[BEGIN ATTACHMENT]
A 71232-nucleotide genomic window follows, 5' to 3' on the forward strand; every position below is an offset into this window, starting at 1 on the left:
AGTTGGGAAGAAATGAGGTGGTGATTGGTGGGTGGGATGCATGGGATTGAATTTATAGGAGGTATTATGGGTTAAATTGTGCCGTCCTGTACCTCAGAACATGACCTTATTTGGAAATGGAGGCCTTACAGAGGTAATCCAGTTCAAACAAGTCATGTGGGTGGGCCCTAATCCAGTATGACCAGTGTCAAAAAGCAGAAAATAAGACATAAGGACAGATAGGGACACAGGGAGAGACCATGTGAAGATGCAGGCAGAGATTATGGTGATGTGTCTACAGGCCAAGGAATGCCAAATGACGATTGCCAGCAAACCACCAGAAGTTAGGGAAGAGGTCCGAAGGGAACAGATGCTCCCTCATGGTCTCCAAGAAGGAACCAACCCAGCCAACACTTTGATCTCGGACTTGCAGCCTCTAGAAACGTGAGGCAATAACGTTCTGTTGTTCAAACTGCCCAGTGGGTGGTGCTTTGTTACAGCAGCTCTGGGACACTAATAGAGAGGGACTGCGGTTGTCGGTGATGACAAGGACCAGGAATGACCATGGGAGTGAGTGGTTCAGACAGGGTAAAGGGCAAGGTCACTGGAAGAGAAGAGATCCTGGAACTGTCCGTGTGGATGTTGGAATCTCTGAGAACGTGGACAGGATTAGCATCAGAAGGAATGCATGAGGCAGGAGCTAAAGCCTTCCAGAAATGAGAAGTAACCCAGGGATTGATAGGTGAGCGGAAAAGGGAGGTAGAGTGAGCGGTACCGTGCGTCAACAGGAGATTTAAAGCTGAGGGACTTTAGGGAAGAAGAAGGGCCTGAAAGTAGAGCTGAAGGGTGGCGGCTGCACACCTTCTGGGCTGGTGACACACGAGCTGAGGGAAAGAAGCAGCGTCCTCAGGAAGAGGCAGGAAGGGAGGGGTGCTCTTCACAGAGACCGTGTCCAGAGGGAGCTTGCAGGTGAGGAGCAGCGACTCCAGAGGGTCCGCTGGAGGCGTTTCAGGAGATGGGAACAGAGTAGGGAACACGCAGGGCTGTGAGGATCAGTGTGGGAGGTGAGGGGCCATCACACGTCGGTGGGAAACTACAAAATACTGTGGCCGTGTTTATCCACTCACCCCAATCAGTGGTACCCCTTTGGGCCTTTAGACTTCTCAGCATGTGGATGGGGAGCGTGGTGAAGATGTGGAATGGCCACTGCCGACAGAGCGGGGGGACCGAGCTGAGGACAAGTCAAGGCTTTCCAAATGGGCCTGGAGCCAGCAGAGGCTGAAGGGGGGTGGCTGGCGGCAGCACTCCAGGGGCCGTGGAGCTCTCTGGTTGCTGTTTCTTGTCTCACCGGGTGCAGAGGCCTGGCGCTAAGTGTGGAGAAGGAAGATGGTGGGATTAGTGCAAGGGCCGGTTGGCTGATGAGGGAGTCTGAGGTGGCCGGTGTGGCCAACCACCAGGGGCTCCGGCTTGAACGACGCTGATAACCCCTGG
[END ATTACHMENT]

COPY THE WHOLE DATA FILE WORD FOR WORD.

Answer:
A 71232-nucleotide genomic window follows, 5' to 3' on the forward strand; every position below is an offset into this window, starting at 1 on the left:
AGTTGGGAAGAAATGAGGTGGTGATTGGTGGGTGGGATGCATGGGATTGAATTTATAGGAGGTATTATGGGTTAAATTGTGCCGTCCTGTACCTCAGAACATGACCTTATTTGGAAATGGAGGCCTTACAGAGGTAATCCAGTTCAAACAAGTCATGTGGGTGGGCCCTAATCCAGTATGACCAGTGTCAAAAAGCAGAAAATAAGACATAAGGACAGATAGGGACACAGGGAGAGACCATGTGAAGATGCAGGCAGAGATTATGGTGATGTGTCTACAGGCCAAGGAATGCCAAATGACGATTGCCAGCAAACCACCAGAAGTTAGGGAAGAGGTCCGAAGGGAACAGATGCTCCCTCATGGTCTCCAAGAAGGAACCAACCCAGCCAACACTTTGATCTCGGACTTGCAGCCTCTAGAAACGTGAGGCAATAACGTTCTGTTGTTCAAACTGCCCAGTGGGTGGTGCTTTGTTACAGCAGCTCTGGGACACTAATAGAGAGGGACTGCGGTTGTCGGTGATGACAAGGACCAGGAATGACCATGGGAGTGAGTGGTTCAGACAGGGTAAAGGGCAAGGTCACTGGAAGAGAAGAGATCCTGGAACTGTCCGTGTGGATGTTGGAATCTCTGAGAACGTGGACAGGATTAGCATCAGAAGGAATGCATGAGGCAGGAGCTAAAGCCTTCCAGAAATGAGAAGTAACCCAGGGATTGATAGGTGAGCGGAAAAGGGAGGTAGAGTGAGCGGTACCGTGCGTCAACAGGAGATTTAAAGCTGAGGGACTTTAGGGAAGAAGAAGGGCCTGAAAGTAGAGCTGAAGGGTGGCGGCTGCACACCTTCTGGGCTGGTGACACACGAGCTGAGGGAAAGAAGCAGCGTCCTCAGGAAGAGGCAGGAAGGGAGGGGTGCTCTTCACAGAGACCGTGTCCAGAGGGAGCTTGCAGGTGAGGAGCAGCGACTCCAGAGGGTCCGCTGGAGGCGTTTCAGGAGATGGGAACAGAGTAGGGAACACGCAGGGCTGTGAGGATCAGTGTGGGAGGTGAGGGGCCATCACACGTCGGTGGGAAACTACAAAATACTGTGGCCGTGTTTATCCACTCACCCCAATCAGTGGTACCCCTTTGGGCCTTTAGACTTCTCAGCATGTGGATGGGGAGCGTGGTGAAGATGTGGAATGGCCACTGCCGACAGAGCGGGGGGACCGAGCTGAGGACAAGTCAAGGCTTTCCAAATGGGCCTGGAGCCAGCAGAGGCTGAAGGGGGGTGGCTGGCGGCAGCACTCCAGGGGCCGTGGAGCTCTCTGGTTGCTGTTTCTTGTCTCACCGGGTGCAGAGGCCTGGCGCTAAGTGTGGAGAAGGAAGATGGTGGGATTAGTGCAAGGGCCGGTTGGCTGATGAGGGAGTCTGAGGTGGCCGGTGTGGCCAACCACCAGGGGCTCCGGCTTGAACGACGCTGATAACCCCTGG